While on a hunt, Ray confronts Pike about the murder, leading to a standoff in which the sheriff admits to framing Ray and Claude. Pike attempts to kill both Ray and Claude, but is shot and killed by Wilkins, who has realized that Ray and Claude were framed and are indeed innocent. Wilkins covers up the killing by saying that he accidentally shot Pike while hunting. He tells Ray and Claude that he intends to write pardon papers for the two, but dies of a heart attack in his bathroom before he can do so.
In 1997 (present day), Ray and Claude are now very elderly and living in the prison's infirmary. Claude tells Ray of yet another plan he has devised, but Ray is skeptical. On that same night, the infirmary catches fire and everyone makes it out safely except for Ray and Claude.
Willie concludes the tale by outlining Claude’s plan. The two bodies being buried were taken from the morgue; Ray and Claude had planned to escape during the fire by hiding on the departing fire trucks. When the workers ask why the plan didn't work, Willie tells them that he "never said it didn't work". Willie wheels away, as the inmates realize that the bodies they buried are not Ray and Claude.
- Eddie Murphy as Rayford "Ray" Gibson
- Martin Lawrence as Claude Banks
- Obba Babatundé as Willie Long
- Ned Beatty as Dexter Wilkins
- Nick Cassavetes as Sergeant Dillard
- Bernie Mac as Jangle Leg
- Miguel A. Núñez Jr. as Biscuit
- Bokeem Woodbine as Can't Get Right
- Brent Jennings as Hoppin' Bob
- Anthony Anderson as Cookie
- Barry Shabaka Henley as Pokerface
- Michael Taliferro as Goldmouth
- Guy Torry as Radio
- Sanaa Lathan as Daisy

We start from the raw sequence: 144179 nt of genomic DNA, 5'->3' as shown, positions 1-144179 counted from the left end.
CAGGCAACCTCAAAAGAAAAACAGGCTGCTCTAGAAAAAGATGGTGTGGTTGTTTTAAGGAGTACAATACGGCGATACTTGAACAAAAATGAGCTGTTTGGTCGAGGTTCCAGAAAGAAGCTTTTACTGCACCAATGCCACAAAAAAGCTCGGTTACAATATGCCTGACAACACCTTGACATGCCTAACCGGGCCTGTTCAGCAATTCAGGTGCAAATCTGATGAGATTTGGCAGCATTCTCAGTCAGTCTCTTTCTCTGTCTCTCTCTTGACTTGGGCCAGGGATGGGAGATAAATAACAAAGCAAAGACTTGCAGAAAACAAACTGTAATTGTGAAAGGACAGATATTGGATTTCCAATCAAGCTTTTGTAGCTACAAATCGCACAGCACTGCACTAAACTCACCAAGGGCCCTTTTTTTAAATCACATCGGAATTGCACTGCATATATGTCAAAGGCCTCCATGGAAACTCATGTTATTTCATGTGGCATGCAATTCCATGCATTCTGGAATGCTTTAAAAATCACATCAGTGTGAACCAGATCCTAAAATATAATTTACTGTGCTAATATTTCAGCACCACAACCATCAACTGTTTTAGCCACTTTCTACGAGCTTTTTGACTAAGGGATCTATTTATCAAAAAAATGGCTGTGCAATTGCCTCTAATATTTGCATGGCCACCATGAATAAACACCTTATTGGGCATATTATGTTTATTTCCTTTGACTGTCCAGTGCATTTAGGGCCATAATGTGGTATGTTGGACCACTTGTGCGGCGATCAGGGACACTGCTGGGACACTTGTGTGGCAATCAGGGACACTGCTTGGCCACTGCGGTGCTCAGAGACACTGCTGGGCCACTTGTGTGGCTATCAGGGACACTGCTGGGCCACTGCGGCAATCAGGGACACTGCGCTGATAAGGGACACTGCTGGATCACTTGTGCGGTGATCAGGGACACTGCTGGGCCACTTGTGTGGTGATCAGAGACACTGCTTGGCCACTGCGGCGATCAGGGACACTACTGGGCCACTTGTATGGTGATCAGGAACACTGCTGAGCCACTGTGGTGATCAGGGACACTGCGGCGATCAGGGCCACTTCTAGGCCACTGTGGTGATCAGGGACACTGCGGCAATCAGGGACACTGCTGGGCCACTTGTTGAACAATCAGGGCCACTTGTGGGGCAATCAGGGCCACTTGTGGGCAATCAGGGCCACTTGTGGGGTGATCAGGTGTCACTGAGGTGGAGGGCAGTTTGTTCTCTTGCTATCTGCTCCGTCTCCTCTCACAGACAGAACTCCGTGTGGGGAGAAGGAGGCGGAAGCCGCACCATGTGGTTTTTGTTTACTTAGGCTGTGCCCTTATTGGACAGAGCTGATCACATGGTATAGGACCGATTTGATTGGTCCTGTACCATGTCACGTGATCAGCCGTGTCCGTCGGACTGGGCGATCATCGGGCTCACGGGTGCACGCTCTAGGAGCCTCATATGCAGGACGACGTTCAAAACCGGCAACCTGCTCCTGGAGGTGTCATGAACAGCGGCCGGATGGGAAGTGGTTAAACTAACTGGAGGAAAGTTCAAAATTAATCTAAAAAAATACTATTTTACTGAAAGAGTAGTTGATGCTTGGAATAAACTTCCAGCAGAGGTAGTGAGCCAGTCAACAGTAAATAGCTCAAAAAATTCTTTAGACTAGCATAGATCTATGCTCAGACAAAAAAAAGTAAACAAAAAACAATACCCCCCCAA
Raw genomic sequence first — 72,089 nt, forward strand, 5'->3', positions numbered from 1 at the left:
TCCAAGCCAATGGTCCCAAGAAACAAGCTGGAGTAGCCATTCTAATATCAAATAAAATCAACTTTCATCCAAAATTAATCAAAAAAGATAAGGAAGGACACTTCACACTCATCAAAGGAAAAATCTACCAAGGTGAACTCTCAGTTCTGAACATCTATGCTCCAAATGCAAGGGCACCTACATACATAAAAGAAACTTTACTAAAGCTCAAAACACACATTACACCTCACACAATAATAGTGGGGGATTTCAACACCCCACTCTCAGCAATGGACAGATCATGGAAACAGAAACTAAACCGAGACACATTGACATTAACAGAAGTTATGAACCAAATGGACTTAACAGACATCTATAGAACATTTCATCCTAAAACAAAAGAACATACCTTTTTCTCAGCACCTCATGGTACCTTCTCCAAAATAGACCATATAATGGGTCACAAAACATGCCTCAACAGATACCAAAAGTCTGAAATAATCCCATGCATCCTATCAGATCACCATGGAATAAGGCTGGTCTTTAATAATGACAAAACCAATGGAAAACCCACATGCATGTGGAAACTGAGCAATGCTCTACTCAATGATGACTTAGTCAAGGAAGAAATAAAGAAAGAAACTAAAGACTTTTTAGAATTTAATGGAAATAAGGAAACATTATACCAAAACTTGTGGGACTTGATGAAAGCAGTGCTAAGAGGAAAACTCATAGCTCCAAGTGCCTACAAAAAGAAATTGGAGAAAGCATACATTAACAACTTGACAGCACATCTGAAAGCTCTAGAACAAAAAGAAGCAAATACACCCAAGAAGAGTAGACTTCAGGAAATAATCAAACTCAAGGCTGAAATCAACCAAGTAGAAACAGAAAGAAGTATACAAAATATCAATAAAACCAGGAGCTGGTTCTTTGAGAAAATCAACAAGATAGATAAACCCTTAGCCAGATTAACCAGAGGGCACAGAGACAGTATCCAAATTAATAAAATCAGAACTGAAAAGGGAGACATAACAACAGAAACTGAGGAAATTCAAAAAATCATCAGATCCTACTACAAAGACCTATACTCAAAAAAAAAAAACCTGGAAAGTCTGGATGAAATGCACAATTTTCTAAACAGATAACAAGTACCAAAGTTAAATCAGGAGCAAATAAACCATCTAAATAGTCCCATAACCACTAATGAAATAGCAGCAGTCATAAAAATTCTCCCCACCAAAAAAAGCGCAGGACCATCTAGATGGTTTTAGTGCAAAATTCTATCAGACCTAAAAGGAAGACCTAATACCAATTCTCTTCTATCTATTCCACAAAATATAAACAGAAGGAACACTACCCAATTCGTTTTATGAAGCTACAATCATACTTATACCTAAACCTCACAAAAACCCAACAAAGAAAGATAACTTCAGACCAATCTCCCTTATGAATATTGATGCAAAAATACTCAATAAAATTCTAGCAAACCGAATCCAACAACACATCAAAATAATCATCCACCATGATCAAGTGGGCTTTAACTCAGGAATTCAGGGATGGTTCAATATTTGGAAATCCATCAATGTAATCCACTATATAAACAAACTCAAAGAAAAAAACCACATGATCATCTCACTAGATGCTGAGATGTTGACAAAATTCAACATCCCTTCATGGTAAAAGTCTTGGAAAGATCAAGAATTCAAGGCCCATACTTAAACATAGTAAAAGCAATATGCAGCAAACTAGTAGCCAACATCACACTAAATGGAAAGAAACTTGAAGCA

- O'Neal Compton as Superintendent Abernathy
- Noah Emmerich as Stan Blocker
- Rick James as Spanky
- R. Lee Ermey as Older Sheriff Pike
- Ned Vaughn as Younger Sheriff Pike
- Clarence Williams III as Winston Hancock
- Heavy D as Jake
- Kenn Whitaker as Issac
- Bonz Malone as Leon
- Lisa Nicole Carson as Sylvia
- Poppy Montgomery as Older Mae Rose
Even though Life was set in Mississippi, Life was filmed in California; filming locations include Courtland, CA, Locke, CA, Los Angeles, CA, Downey, CA, and Sacramento, CA. Parts of the film were shot at a Rockwell Defense Plant in California.
A soundtrack containing hip hop and R&B music was released on March 16, 1999 on Rock Land/Interscope Records. It peaked at 10 on the Billboard 200 and 2 on the Top R&B/Hip-Hop Albums and was certified platinum with over 1 million copies sold on June 18, 1999.
Awards and nominations
- Academy Award
- nominated for Best Makeup (2000)
- NAACP Image Award
- nominated for Outstanding Motion Picture (2000)
- BMI Film & TV Awards
- (won) for Most Performed Song from a Film (2000)
- Blockbuster Entertainment Awards
- "Eddie Murphy's Charmed 'Life'". Los Angeles Times. Retrieved 2012-05-31.
- "Life (1999)". rottentomatoes.com. Retrieved November 12, 2010.
- Cheseborough, Steve, Blues Traveling: The Holy Sites of Delta Blues. University Press of Mississippi, 2004. 96. Retrieved from Google Books on September 29, 2010. ISBN 1-57806-650-6, ISBN 978-1-57806-650-6.